As property prices continue to rise Declan Tierney goes on the trail of houses under €100k – and discovers that there are still plenty of bargains to be had.
We may not be back to the height of the property boom that was experienced throughout the county over a decade ago but there is no doubt that prices are increasing . . . and this is coupled with a distinct lack of available homes on the market.
While there is a growing confidence in the property market, it is also a frustrating time for both auctioneers and potential buyers because of the scarcity of houses being advertised for sale. It has emerged that there are plenty of buyers but very little availability.
This has the effect of driving prices up so it is not surprising that those with limited finance available to them are finding it difficult to source homes that are under the €100,000 mark – those that are for sale are generally in very rural locations and away from Galway’s towns and villages.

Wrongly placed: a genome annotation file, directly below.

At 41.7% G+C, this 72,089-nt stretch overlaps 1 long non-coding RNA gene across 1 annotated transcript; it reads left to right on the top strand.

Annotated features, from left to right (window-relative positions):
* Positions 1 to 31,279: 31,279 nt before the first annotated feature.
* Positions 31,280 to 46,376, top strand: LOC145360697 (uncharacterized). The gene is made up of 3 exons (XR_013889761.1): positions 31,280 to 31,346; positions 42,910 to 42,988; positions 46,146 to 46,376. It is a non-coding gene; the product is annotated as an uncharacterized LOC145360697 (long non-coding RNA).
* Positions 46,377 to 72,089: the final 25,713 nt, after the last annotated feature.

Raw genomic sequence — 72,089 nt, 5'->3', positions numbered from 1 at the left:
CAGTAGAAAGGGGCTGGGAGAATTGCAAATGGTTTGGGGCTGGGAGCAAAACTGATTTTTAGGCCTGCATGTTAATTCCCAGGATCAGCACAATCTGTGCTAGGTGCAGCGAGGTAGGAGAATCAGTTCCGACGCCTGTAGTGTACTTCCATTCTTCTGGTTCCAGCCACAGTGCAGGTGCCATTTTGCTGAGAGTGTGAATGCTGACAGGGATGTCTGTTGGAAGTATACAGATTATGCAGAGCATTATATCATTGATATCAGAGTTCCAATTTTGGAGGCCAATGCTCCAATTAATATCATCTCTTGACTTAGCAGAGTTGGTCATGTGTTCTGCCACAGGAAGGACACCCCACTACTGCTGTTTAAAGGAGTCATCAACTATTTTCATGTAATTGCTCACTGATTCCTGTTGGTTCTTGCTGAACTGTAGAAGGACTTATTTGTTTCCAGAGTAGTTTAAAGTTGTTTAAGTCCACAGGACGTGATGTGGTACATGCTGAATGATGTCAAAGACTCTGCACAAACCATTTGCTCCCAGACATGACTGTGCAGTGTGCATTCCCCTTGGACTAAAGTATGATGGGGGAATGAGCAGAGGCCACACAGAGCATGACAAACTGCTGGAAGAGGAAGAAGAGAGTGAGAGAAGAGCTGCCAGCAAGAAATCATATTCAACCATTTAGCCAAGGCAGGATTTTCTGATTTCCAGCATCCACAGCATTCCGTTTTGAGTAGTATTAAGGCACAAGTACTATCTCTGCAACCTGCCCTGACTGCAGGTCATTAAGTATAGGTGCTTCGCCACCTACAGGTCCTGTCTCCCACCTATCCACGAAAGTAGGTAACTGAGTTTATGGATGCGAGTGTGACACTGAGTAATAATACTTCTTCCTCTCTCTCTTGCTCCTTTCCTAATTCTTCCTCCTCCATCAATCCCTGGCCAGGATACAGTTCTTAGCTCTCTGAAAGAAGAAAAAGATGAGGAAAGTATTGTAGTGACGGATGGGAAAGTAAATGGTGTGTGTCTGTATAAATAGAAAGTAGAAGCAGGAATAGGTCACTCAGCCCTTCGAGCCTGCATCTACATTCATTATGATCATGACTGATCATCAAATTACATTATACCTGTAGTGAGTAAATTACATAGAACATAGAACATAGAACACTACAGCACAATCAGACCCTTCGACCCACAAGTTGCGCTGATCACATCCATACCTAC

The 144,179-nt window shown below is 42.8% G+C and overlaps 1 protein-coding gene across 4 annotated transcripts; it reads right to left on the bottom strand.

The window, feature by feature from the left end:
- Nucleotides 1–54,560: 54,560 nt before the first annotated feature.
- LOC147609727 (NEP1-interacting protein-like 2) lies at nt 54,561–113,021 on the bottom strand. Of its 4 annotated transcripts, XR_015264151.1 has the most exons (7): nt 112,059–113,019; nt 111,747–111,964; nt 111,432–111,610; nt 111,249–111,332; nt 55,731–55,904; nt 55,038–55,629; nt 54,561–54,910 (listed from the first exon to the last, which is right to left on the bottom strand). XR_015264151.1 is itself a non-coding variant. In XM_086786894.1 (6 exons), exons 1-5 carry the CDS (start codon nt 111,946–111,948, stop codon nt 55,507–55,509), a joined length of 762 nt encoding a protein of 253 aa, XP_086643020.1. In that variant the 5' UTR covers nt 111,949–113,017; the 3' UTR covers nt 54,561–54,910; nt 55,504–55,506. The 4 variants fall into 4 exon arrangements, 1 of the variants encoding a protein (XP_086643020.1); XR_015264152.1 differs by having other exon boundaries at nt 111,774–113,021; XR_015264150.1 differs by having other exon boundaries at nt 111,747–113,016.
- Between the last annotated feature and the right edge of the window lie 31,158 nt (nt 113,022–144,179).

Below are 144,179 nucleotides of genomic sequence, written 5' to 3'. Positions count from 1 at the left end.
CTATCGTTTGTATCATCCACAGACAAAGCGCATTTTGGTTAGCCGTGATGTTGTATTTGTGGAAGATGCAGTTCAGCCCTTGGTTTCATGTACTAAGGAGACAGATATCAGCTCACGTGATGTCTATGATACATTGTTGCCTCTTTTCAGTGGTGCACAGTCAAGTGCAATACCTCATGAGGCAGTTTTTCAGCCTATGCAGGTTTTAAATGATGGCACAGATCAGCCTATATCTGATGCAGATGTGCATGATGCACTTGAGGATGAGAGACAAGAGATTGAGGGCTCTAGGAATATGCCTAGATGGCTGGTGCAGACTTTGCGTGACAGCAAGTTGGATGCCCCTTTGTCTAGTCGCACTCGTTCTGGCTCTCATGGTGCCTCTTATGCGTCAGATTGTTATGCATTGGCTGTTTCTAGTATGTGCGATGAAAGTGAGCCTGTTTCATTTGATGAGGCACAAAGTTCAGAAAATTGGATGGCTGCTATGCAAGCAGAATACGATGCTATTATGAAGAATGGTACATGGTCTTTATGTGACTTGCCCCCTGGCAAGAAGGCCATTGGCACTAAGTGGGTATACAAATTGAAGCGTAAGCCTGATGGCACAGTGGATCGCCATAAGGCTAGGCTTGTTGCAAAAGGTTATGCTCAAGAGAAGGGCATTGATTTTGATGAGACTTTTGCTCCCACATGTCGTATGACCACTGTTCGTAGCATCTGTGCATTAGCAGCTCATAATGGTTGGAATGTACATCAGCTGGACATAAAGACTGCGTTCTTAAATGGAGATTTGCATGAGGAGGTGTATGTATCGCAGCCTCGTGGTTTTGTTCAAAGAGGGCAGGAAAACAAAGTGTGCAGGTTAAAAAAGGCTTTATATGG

However, there are still some available within this price range and many of them are in good condition. Mainly, they are located in the east of the county with anything coming up for sale in scenic Connemara areas under the €100,000 asking price, for example, being in poor condition and requiring extensive renovations.
Local auctioneers say that those in the hunt for houses are generally on the lookout for properties between €70,000 and €150,000 because, more often than not, that is the extent of the finance being made available to them. Consequently any houses above this price range receive only a handful of viewings.
But the quest to find family homes under €100,000 resulted in some very decent properties being located and particularly in the North Galway and East Galway areas where accessibility to Galway city will be greatly enhanced with the opening of the new Gort to Tuam motorway at the end of the year.
That is one of the reasons why there is a growing interest amongst Galway city couples in rural properties simply because there is still value for money to be had out there and the fact that they cannot afford the spiralling cost of homes in the city.
For more, read this week’s Connacht Tribune.